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South African Journal of Economic and Management Sciences

On-line version ISSN 2222-3436
Print version ISSN 1015-8812

S. Afr. j. econ. manag. sci. vol.18 n.4 Pretoria  2015 



Foreign aid on economic growth in Africa: A comparison of low and middle-income countries



Aye Mengistu AlemuI; Jin-Sang LeeII

ISolBridge International School of Business, South Korea
IIDuksung Women's University, Seoul, South Korea




Previous empirical studies on the effects of foreign aid on economic growth have generated mixed results that make it difficult to draw policy recommendations. The main reason for such mixed results is the choice of a single aggregate list of countries, regardless of the disparities in levels of development. This study therefore fills the development gap by disaggregating the African data into a panel of 20 middle- income and 19 low- income African countries over a period of 15 years between 1995 and 2010, and employing a dynamic generalized method of moments (GMM) model to address the dynamic nature of economic growth as well as the problems of endogeneity. The results of this study support the theoretical hypothesis that a positive relationship between aid and GDP growth exists, but only for low-income African countries, not middle-income ones. On the other hand, the study reveals that middle- income African countries tend to experience a greater impact on their economic growth from foreign direct investment (FDI) and natural resources revenues, mainly oil exports. This implies that the frequent criticism that foreign aid has not contributed to economic growth is flawed, at least in the case of low-income African countries. In fact, foreign aid has played a critical role in stimulating economic growth in such countries through supplementing domestic sources of finance such as savings, thus increasing the amount of investment and capital stock in them.

Key words: foreign aid, FDI, economic growth, Africa, disaggregated data, GMM model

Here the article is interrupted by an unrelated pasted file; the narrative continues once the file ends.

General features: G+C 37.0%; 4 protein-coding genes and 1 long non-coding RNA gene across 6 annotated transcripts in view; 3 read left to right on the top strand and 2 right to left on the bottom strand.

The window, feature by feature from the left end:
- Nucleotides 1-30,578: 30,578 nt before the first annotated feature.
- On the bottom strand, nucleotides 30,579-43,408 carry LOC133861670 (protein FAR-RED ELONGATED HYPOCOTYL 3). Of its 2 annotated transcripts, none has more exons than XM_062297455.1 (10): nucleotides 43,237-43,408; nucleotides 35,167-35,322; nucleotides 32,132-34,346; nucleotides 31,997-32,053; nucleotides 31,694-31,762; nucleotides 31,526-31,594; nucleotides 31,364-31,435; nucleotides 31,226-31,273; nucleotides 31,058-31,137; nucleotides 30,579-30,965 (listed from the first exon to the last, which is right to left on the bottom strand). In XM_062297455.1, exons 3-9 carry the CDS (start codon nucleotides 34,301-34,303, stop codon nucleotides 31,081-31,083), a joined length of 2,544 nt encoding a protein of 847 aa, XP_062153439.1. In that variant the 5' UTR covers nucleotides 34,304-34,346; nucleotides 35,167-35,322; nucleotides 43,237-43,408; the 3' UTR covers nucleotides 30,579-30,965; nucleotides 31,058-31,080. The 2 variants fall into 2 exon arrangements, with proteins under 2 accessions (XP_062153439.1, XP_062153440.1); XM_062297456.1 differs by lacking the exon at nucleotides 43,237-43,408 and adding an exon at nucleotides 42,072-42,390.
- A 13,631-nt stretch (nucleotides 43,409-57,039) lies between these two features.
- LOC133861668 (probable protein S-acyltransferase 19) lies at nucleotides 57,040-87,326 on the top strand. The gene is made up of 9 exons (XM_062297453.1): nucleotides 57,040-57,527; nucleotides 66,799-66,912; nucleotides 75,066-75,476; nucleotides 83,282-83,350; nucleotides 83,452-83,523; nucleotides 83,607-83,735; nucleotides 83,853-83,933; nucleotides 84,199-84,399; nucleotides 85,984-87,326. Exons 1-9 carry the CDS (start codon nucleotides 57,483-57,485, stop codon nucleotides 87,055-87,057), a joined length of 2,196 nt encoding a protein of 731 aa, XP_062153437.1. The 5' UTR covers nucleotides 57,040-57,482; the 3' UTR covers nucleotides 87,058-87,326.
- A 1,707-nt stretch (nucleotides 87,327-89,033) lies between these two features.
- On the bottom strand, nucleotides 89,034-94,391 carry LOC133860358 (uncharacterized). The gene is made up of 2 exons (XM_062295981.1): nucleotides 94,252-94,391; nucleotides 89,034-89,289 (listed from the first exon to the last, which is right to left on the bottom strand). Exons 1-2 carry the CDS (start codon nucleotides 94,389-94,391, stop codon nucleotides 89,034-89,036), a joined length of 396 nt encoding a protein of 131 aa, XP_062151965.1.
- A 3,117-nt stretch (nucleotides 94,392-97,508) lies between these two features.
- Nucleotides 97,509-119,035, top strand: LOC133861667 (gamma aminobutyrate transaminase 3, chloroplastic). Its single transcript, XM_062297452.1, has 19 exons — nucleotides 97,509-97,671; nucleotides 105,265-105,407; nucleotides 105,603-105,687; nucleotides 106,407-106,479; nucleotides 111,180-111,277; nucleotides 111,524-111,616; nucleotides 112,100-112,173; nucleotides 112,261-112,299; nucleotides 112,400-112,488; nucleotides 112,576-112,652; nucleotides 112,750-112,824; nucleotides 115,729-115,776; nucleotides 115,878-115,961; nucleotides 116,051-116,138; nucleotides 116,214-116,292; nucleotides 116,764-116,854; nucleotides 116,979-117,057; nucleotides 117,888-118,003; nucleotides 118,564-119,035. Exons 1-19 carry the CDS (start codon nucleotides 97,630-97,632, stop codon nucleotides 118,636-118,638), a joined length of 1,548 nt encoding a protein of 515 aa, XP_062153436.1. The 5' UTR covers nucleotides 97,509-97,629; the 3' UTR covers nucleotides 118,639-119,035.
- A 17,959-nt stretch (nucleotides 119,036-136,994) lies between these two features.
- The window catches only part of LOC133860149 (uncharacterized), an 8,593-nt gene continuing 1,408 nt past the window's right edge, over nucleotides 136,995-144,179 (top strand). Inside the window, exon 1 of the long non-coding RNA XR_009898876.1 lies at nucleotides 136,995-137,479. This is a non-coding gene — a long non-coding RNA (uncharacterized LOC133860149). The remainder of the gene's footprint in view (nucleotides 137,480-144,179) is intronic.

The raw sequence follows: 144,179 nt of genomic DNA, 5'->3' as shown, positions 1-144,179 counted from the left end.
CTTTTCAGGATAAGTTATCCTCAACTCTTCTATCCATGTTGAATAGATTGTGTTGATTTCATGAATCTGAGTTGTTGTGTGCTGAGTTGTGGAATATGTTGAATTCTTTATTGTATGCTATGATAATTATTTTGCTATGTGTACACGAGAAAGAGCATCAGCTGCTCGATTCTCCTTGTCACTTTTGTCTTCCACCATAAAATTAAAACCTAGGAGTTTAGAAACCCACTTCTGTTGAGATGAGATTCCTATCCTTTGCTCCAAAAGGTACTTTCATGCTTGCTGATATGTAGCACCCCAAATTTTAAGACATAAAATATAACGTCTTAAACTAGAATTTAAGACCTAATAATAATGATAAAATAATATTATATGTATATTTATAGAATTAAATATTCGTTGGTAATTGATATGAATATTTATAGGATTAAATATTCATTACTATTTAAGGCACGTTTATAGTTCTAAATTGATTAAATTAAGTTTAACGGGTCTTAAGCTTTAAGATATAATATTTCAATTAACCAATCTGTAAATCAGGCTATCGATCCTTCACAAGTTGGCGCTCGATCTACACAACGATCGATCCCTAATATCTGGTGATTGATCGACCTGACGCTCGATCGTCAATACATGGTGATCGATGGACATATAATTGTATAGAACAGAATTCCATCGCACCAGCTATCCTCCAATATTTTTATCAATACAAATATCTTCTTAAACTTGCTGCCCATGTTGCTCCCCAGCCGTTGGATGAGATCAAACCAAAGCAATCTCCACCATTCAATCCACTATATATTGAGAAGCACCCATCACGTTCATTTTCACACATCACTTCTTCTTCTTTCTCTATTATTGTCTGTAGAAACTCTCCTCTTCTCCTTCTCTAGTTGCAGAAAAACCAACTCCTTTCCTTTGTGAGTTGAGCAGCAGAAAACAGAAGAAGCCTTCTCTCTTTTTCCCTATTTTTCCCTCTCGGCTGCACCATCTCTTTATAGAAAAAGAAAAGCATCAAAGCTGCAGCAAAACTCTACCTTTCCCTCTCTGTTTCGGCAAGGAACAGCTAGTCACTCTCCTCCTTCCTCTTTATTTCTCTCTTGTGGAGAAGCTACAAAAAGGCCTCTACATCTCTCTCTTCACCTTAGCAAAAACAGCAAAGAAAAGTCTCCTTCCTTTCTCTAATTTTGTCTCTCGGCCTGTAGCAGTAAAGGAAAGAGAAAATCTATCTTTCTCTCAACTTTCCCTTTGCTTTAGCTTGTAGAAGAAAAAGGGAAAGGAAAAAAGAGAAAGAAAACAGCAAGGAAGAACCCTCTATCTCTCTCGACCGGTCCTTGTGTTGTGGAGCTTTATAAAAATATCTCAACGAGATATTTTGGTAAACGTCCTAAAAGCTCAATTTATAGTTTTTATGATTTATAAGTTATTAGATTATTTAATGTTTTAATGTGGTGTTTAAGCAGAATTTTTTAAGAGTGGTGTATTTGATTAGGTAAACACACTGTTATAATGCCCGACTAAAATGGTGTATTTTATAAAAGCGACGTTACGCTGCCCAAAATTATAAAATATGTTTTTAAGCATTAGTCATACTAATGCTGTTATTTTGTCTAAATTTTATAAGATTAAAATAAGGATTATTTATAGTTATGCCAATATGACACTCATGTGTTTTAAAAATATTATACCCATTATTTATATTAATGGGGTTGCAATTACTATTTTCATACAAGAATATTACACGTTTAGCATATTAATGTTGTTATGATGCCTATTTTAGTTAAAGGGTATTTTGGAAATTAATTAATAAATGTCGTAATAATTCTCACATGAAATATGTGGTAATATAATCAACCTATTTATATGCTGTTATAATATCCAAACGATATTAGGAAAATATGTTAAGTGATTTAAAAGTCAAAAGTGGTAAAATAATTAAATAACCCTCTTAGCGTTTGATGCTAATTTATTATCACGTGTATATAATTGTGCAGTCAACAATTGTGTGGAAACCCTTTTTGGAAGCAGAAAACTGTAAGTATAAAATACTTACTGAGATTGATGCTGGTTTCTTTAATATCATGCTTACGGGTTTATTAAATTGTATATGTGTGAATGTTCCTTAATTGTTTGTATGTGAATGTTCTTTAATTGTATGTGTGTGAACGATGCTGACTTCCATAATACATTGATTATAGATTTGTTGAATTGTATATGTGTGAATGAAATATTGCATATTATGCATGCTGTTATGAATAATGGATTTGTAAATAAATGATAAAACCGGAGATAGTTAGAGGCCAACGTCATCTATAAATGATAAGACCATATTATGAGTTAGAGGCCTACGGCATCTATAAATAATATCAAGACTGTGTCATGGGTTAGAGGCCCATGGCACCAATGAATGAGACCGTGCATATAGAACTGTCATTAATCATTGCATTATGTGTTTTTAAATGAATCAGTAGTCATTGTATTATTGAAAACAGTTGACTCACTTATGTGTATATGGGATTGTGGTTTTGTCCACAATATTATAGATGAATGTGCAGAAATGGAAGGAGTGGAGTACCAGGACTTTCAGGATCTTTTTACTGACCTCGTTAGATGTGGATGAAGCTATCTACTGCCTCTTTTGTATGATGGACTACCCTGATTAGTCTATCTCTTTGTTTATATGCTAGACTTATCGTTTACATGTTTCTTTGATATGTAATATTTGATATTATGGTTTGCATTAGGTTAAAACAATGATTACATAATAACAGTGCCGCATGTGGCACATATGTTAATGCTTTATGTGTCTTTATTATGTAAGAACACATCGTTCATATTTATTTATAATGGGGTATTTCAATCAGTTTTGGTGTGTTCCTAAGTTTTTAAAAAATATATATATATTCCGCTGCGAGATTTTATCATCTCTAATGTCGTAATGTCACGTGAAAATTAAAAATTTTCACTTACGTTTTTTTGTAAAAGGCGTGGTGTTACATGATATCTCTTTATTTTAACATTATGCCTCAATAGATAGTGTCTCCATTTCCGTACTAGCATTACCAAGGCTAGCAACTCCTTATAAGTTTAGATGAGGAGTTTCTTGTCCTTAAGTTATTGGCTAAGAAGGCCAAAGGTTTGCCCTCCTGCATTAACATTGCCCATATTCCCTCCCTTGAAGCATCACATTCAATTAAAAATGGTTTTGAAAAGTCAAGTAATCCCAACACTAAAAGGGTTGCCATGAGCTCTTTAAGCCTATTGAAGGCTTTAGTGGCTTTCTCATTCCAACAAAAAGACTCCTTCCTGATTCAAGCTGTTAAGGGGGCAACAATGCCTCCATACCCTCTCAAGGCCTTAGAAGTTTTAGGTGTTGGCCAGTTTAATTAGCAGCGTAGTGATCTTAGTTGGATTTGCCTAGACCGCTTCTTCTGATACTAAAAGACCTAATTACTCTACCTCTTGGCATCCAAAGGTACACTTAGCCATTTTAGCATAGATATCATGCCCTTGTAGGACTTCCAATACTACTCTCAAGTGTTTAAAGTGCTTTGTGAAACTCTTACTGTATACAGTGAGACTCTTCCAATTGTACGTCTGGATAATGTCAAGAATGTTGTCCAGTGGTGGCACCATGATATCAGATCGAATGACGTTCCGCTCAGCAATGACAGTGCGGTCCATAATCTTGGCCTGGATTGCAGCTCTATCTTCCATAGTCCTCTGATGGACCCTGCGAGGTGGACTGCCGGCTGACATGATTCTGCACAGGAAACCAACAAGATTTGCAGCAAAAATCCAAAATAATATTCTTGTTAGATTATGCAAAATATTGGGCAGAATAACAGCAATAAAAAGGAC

1 Introduction

The role of foreign aid in the growth process of developing countries has been a topic of intense debate. It is estimated that Africa has received more than one trillion US dollars during the last 50 years (Moyo, 2009). However, many countries are still under-developed and depend on foreign aid to run themselves, indicating that this aid has not been effective.

The issue of aid effectiveness was brought vigorously to the fore in 2005 when the Paris Declaration (PD) was endorsed by organization for Economic Co-operation and Development (OECD) Development Assistance Committee (DAC) members. Despite continuous aid to African countries, some of them became worse off than they were in the early 1960s. From a recipient country's point of view, aid should be short-term, when the country suffers a shock internally or externally. Likewise, many low- income countries in Africa do not have great opportunities for FDI since they receive limited attention from multinational companies (MNCs). In such cases, most low-income African countries mainly tend to have foreign aid, at least to provide their population with basic services such as education, health, roads, etc., and possibly to build institutional capacity to govern their countries. Foreign aid to low-income countries may also flow in in various forms such as cash, projects, programs, education and training, technical assistance and others.

Middle- income countries in Africa have a substantial quantity of natural resources that are economical and act as a "pulling" factor for FDI. However, the majority of low-income African countries have very low levels of economic infrastructure such as transportation and basic services as well as low levels of human capacity in terms of elementary and secondary enrollment ratios as well as vocational and technical training opportunities. These economic and social environments make it difficult for low-income African countries to achieve economic development. Consequently, most of the low-income African countries are heavily dependent upon foreign aid which is mostly channeled through humanitarian aid such as food and emergency needs, with only a small portion being utilized for economic infrastructure.

However, empirical studies on foreign aid and economic growth in developing countries have generated mixed results that make it difficult to draw policy recommendations. The main objective of this study is therefore to investigate the effects of foreign aid on economic growth in low-income and non-low- income African countries.


2 Literature review